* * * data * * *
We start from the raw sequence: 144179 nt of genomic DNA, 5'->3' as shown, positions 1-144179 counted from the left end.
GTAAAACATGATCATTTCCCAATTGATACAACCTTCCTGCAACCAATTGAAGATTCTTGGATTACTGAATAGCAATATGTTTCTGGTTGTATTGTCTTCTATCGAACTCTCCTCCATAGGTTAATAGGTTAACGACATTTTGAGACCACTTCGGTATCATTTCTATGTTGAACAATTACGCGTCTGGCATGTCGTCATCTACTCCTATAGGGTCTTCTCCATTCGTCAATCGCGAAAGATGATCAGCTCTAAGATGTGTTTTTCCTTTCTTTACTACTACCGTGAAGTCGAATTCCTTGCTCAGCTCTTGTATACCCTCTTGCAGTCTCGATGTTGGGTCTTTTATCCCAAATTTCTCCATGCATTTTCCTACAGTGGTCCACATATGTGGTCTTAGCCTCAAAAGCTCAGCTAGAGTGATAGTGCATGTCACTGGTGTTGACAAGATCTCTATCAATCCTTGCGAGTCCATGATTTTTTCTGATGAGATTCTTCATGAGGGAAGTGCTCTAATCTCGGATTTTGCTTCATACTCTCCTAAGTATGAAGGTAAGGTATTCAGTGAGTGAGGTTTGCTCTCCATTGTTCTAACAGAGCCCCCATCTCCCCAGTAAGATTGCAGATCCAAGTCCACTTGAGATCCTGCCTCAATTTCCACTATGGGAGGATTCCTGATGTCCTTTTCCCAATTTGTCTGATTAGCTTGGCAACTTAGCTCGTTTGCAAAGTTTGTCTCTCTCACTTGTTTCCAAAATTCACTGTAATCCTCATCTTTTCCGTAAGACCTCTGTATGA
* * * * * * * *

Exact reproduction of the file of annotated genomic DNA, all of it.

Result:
We start from the raw sequence: 144179 nt of genomic DNA, 5'->3' as shown, positions 1-144179 counted from the left end.
GTAAAACATGATCATTTCCCAATTGATACAACCTTCCTGCAACCAATTGAAGATTCTTGGATTACTGAATAGCAATATGTTTCTGGTTGTATTGTCTTCTATCGAACTCTCCTCCATAGGTTAATAGGTTAACGACATTTTGAGACCACTTCGGTATCATTTCTATGTTGAACAATTACGCGTCTGGCATGTCGTCATCTACTCCTATAGGGTCTTCTCCATTCGTCAATCGCGAAAGATGATCAGCTCTAAGATGTGTTTTTCCTTTCTTTACTACTACCGTGAAGTCGAATTCCTTGCTCAGCTCTTGTATACCCTCTTGCAGTCTCGATGTTGGGTCTTTTATCCCAAATTTCTCCATGCATTTTCCTACAGTGGTCCACATATGTGGTCTTAGCCTCAAAAGCTCAGCTAGAGTGATAGTGCATGTCACTGGTGTTGACAAGATCTCTATCAATCCTTGCGAGTCCATGATTTTTTCTGATGAGATTCTTCATGAGGGAAGTGCTCTAATCTCGGATTTTGCTTCATACTCTCCTAAGTATGAAGGTAAGGTATTCAGTGAGTGAGGTTTGCTCTCCATTGTTCTAACAGAGCCCCCATCTCCCCAGTAAGATTGCAGATCCAAGTCCACTTGAGATCCTGCCTCAATTTCCACTATGGGAGGATTCCTGATGTCCTTTTCCCAATTTGTCTGATTAGCTTGGCAACTTAGCTCGTTTGCAAAGTTTGTCTCTCTCACTTGTTTCCAAAATTCACTGTAATCCTCATCTTTTCCGTAAGACCTCTGTATGA